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Japanese Box Lunches


The earliest records of packed lunches in Japan date back to around the fifth century, when people going out to hunt, farm, or wage war took food with them to eat on the job. They typically carried dried rice, which was eaten either in its dried state or after being rehydrated with cold or hot water, or rice balls.

According to the Nihon Shoki (Chronicles of Japan), one of Japan's oldest historic records, falconers used feed sacks as lunch bags when they went out hawking. And Ise Monogatari (Tales of Ise), a tenth-century collection of lyrical stories, contains illustrations of people eating dried rice during a trip.

The word bento is often said to have originated with a sixteenth-century military commander named Oda Nobunaga (1534-82), who fed the large numbers of people at his castle by having food handed out to each individual. The word bento was coined to describe the simple meals that were distributed in this manner.

Traditionally, people working outdoors - whether in the fields, in the mountains, on fishing boats, or in town - carried their lunches with them because they did not have time to go home for meals. These box lunches were typically built around such staples as white rice, rice mixed with millet, or potatoes, depending on the region.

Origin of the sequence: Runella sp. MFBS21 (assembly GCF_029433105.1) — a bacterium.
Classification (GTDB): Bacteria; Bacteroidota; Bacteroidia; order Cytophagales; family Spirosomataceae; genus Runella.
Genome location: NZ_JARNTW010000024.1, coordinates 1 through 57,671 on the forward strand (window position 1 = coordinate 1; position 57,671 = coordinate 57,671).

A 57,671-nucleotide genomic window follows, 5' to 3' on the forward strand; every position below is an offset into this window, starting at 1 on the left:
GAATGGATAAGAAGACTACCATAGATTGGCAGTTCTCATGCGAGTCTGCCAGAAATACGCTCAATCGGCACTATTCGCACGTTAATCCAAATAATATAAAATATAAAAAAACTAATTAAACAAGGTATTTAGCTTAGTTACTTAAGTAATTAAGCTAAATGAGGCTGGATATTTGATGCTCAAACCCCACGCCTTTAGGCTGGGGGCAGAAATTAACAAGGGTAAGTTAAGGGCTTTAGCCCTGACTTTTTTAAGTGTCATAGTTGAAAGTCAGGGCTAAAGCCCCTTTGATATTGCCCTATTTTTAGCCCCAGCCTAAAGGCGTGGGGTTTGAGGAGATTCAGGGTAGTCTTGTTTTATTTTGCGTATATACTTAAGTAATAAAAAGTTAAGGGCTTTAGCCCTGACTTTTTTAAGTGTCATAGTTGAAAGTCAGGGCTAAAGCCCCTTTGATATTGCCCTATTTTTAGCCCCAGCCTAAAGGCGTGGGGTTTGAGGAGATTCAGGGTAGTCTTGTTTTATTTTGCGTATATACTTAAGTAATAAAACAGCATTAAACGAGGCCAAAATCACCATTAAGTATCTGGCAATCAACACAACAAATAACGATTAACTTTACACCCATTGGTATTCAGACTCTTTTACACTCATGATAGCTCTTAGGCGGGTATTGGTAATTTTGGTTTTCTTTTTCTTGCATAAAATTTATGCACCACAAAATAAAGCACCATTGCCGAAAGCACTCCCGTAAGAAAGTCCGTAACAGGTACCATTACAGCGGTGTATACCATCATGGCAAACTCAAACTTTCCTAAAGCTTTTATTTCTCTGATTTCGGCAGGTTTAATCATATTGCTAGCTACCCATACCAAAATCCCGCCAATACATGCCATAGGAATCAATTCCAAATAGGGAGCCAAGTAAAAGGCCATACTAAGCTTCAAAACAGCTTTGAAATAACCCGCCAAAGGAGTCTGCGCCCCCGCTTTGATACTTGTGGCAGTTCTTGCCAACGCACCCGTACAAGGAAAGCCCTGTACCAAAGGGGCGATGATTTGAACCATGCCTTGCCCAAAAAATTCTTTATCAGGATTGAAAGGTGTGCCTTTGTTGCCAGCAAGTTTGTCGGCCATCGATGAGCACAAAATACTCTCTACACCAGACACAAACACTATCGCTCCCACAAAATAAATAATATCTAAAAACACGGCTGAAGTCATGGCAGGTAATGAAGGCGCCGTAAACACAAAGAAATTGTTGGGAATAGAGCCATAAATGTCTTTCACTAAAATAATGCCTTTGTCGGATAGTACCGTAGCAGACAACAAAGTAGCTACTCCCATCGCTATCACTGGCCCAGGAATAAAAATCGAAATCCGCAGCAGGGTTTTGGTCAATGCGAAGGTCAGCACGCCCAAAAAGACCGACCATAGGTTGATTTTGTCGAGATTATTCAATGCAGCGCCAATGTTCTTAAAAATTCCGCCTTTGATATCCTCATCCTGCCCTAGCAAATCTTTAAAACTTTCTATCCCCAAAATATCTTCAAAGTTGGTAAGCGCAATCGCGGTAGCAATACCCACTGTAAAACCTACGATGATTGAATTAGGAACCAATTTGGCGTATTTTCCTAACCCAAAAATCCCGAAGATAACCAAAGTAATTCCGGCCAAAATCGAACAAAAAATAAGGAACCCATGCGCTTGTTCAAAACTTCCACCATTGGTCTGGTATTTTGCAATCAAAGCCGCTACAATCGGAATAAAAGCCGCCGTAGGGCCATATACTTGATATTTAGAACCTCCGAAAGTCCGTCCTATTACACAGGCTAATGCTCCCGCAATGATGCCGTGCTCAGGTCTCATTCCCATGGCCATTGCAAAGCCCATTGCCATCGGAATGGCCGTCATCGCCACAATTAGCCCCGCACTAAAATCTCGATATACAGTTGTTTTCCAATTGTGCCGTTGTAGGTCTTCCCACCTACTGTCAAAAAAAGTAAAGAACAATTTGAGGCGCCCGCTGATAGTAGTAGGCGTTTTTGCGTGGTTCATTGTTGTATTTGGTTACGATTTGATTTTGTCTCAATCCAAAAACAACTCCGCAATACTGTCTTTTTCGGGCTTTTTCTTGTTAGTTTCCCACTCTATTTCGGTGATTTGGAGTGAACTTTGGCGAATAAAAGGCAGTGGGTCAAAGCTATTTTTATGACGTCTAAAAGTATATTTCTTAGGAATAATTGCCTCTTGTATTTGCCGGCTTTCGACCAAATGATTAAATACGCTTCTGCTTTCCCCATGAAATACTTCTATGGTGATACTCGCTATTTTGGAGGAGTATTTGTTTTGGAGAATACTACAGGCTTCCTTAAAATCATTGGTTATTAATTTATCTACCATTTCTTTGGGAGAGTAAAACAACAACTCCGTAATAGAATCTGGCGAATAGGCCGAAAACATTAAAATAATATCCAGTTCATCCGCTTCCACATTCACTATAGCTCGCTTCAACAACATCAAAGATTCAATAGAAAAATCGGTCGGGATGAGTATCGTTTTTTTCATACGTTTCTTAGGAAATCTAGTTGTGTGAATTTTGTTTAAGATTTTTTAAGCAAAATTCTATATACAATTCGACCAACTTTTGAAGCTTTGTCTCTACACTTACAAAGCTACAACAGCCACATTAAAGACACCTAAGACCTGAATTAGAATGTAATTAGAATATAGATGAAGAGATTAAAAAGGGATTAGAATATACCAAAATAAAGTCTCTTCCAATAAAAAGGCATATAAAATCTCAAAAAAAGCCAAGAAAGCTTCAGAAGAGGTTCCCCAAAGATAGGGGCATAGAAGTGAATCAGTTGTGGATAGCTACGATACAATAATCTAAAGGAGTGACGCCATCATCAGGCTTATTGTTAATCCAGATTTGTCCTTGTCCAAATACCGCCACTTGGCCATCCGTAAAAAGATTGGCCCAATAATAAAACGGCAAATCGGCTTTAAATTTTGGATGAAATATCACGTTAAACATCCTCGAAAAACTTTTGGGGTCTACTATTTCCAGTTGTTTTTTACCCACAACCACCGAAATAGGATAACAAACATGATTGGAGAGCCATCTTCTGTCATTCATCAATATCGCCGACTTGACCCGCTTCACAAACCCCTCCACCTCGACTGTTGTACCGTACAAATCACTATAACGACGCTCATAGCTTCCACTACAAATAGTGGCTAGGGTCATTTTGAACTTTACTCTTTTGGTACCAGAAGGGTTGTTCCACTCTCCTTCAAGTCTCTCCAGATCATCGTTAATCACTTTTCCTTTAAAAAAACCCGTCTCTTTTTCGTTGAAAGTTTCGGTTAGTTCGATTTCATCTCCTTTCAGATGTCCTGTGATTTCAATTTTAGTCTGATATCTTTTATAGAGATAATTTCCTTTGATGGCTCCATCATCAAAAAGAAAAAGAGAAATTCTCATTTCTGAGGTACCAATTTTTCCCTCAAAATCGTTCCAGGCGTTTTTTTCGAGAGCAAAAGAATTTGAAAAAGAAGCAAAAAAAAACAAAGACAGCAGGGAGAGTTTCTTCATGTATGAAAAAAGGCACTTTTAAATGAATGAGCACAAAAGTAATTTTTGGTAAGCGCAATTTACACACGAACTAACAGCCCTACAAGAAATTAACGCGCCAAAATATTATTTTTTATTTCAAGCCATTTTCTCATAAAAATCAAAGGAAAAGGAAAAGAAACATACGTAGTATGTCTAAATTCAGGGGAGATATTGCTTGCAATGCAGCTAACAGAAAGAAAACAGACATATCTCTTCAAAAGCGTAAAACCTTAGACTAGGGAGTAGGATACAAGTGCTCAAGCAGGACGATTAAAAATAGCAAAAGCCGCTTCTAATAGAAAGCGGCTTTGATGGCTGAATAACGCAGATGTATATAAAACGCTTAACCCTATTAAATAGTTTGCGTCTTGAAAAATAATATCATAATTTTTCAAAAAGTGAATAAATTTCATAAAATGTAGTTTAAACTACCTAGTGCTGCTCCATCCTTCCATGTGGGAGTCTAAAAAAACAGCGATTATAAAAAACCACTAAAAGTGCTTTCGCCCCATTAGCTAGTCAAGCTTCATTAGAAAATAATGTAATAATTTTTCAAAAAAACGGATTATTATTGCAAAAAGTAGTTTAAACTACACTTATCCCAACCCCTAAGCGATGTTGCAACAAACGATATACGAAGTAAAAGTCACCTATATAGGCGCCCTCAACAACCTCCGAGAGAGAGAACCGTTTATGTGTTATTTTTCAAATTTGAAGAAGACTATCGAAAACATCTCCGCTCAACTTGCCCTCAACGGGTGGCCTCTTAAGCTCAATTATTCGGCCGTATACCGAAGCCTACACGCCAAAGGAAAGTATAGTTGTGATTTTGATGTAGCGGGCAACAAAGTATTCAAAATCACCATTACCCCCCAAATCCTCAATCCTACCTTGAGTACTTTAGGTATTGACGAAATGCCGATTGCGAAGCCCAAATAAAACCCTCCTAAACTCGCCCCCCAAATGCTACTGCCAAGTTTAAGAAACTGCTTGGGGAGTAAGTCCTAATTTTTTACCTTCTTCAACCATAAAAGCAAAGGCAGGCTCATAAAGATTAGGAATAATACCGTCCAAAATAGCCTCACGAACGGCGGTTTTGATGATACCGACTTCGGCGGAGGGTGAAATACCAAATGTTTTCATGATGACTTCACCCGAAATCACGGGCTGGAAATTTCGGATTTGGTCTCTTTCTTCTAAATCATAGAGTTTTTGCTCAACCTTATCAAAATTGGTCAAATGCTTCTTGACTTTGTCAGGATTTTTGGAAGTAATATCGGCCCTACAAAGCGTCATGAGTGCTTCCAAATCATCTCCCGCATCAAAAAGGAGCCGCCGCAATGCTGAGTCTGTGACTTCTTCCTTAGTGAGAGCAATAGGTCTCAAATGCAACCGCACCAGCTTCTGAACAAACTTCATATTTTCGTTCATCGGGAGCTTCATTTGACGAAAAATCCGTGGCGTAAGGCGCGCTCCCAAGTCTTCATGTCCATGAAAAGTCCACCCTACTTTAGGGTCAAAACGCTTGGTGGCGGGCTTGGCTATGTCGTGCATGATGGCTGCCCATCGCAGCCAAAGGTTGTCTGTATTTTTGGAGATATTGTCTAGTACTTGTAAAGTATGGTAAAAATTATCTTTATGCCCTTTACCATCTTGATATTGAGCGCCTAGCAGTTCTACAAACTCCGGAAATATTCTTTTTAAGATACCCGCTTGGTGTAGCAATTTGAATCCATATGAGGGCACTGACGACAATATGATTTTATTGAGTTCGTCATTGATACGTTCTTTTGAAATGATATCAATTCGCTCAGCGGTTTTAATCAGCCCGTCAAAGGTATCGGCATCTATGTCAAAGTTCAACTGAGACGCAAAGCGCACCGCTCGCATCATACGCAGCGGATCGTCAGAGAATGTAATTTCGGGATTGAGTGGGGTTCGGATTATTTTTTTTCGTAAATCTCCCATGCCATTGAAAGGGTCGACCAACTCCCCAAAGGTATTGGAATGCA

During the Edo period (1603-1868), people considered bento an essential accompaniment to outdoor excursions or the theater. The makunouchi bento, which typically contains small rice balls sprinkled with sesame seeds and a rich assortment of side dishes, made its first appearance during this era. Makunouchi refers to the interval between the acts of a play, and the bento is said to have gotten its name from the fact that spectators ate it during intermission.

In the Meiji period (1868-1912), when Japan's railway system came into being, the ekiben ("station bento," or box lunches sold at train stations) appeared. The first ekiben - rice balls with pickled apricots inside - was reportedly sold in 1885 at Utsunomiya Station in Tochigi Prefecture. Ekiben are still sold at Japanese train stations today in vast quantities.